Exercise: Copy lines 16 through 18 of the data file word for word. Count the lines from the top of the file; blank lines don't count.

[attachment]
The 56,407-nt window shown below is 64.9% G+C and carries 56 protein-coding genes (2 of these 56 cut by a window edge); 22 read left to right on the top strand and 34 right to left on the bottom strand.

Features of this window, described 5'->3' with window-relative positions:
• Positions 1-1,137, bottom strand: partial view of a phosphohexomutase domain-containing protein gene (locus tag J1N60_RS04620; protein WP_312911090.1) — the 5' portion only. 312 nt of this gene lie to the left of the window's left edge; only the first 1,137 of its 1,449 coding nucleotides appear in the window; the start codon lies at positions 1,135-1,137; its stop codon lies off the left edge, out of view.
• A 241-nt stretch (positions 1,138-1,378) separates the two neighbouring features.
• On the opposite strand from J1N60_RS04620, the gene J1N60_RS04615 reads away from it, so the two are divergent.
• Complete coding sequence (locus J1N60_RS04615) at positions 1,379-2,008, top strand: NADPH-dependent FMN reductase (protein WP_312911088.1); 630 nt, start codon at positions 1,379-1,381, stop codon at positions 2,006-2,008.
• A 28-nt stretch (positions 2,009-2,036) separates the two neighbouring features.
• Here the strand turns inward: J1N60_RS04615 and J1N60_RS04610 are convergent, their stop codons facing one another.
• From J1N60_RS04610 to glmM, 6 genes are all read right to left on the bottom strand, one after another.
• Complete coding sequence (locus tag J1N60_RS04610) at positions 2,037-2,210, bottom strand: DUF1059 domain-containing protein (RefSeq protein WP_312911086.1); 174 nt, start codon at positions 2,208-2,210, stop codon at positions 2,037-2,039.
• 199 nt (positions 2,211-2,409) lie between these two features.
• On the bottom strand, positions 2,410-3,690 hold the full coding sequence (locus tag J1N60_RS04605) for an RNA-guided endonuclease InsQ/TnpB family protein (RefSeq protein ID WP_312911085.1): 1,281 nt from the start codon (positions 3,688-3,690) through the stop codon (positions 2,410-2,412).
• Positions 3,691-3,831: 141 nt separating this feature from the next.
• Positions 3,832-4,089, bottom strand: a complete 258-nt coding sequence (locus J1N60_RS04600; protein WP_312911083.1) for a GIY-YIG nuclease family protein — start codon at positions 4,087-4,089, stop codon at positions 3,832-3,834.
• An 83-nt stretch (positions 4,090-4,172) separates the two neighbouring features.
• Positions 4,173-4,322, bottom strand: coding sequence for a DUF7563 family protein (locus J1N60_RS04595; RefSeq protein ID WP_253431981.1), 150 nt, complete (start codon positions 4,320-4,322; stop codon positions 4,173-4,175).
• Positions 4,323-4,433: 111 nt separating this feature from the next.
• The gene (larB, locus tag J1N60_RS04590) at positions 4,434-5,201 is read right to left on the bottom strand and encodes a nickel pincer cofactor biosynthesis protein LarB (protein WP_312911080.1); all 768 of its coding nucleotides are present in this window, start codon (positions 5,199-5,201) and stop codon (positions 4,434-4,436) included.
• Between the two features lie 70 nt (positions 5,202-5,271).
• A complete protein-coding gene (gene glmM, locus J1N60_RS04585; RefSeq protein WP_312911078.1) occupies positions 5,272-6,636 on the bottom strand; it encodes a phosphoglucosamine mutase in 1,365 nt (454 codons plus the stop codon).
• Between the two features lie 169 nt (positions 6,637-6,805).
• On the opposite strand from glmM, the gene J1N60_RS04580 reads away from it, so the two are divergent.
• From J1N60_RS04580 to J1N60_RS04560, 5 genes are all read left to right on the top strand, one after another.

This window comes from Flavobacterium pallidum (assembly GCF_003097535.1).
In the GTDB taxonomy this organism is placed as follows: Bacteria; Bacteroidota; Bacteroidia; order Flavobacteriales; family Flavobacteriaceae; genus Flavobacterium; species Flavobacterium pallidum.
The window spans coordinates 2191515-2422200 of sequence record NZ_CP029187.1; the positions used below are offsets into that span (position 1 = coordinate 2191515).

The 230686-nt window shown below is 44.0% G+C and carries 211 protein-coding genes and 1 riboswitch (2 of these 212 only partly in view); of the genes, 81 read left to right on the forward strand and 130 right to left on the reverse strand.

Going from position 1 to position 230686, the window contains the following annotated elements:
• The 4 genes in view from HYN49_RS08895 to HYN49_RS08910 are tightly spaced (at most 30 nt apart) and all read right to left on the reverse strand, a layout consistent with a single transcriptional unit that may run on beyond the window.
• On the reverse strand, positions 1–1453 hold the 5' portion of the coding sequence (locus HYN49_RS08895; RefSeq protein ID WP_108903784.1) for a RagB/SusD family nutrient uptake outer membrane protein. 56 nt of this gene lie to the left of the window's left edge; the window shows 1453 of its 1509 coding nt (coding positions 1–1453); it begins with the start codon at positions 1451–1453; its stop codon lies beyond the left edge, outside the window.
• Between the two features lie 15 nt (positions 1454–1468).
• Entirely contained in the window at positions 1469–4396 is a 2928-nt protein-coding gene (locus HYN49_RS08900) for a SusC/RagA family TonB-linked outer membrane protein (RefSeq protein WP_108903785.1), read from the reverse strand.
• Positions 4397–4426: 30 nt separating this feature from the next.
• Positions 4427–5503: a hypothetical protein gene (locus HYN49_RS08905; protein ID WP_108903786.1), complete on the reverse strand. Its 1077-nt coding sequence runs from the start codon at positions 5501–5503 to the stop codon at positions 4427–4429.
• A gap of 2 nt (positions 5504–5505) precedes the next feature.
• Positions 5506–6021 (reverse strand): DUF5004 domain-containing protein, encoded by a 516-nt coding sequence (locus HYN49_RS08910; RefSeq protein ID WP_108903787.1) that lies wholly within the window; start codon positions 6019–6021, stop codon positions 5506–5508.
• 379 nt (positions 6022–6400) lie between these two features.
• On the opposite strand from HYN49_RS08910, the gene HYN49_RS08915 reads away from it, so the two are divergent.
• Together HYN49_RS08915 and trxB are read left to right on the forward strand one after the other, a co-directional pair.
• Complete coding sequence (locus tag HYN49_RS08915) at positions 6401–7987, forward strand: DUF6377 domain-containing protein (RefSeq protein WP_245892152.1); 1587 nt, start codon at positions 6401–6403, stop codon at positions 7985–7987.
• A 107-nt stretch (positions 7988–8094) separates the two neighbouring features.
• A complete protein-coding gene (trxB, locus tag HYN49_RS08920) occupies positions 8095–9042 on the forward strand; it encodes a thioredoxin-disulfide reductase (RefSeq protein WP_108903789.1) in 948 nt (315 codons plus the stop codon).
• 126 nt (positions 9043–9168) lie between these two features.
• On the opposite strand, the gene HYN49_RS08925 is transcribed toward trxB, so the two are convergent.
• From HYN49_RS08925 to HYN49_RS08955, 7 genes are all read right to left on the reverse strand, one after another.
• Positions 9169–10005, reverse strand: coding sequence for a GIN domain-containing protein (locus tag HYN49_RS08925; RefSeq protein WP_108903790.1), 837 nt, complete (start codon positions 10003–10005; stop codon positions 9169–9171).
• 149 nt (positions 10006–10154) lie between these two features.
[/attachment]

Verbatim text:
• Positions 4,173-4,322, bottom strand: coding sequence for a DUF7563 family protein (locus J1N60_RS04595; RefSeq protein ID WP_253431981.1), 150 nt, complete (start codon positions 4,320-4,322; stop codon positions 4,173-4,175).
• Positions 4,323-4,433: 111 nt separating this feature from the next.
• The gene (larB, locus tag J1N60_RS04590) at positions 4,434-5,201 is read right to left on the bottom strand and encodes a nickel pincer cofactor biosynthesis protein LarB (protein WP_312911080.1); all 768 of its coding nucleotides are present in this window, start codon (positions 5,199-5,201) and stop codon (positions 4,434-4,436) included.